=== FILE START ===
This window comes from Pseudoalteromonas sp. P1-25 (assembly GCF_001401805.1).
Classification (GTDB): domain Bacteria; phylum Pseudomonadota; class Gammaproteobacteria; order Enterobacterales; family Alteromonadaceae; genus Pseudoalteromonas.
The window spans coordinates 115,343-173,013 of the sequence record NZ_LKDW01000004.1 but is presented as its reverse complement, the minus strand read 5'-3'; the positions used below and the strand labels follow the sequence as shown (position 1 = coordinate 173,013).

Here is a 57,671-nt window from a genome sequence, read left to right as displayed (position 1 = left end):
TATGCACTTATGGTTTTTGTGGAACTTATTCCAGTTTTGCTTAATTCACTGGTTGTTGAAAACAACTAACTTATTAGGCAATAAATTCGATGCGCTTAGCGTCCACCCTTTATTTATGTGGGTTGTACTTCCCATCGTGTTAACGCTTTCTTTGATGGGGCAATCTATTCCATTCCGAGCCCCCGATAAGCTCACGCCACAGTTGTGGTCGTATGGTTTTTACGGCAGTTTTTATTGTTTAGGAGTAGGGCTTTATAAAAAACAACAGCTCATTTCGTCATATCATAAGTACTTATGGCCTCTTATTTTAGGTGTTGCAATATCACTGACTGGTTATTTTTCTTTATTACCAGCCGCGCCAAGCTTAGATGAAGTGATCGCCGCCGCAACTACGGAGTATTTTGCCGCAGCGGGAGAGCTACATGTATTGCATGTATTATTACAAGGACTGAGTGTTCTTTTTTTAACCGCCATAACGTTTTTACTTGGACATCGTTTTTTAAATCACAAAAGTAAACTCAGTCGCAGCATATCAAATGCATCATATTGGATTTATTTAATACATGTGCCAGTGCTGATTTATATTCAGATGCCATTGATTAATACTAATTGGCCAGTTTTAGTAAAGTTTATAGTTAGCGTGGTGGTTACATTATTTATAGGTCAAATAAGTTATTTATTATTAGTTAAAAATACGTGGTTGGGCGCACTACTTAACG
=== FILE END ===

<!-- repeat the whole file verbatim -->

This window comes from Pseudoalteromonas sp. P1-25 (assembly GCF_001401805.1).
Classification (GTDB): domain Bacteria; phylum Pseudomonadota; class Gammaproteobacteria; order Enterobacterales; family Alteromonadaceae; genus Pseudoalteromonas.
The window spans coordinates 115,343-173,013 of the sequence record NZ_LKDW01000004.1 but is presented as its reverse complement, the minus strand read 5'-3'; the positions used below and the strand labels follow the sequence as shown (position 1 = coordinate 173,013).

Here is a 57,671-nt window from a genome sequence, read left to right as displayed (position 1 = left end):
TATGCACTTATGGTTTTTGTGGAACTTATTCCAGTTTTGCTTAATTCACTGGTTGTTGAAAACAACTAACTTATTAGGCAATAAATTCGATGCGCTTAGCGTCCACCCTTTATTTATGTGGGTTGTACTTCCCATCGTGTTAACGCTTTCTTTGATGGGGCAATCTATTCCATTCCGAGCCCCCGATAAGCTCACGCCACAGTTGTGGTCGTATGGTTTTTACGGCAGTTTTTATTGTTTAGGAGTAGGGCTTTATAAAAAACAACAGCTCATTTCGTCATATCATAAGTACTTATGGCCTCTTATTTTAGGTGTTGCAATATCACTGACTGGTTATTTTTCTTTATTACCAGCCGCGCCAAGCTTAGATGAAGTGATCGCCGCCGCAACTACGGAGTATTTTGCCGCAGCGGGAGAGCTACATGTATTGCATGTATTATTACAAGGACTGAGTGTTCTTTTTTTAACCGCCATAACGTTTTTACTTGGACATCGTTTTTTAAATCACAAAAGTAAACTCAGTCGCAGCATATCAAATGCATCATATTGGATTTATTTAATACATGTGCCAGTGCTGATTTATATTCAGATGCCATTGATTAATACTAATTGGCCAGTTTTAGTAAAGTTTATAGTTAGCGTGGTGGTTACATTATTTATAGGTCAAATAAGTTATTTATTATTAGTTAAAAATACGTGGTTGGGCGCACTACTTAACG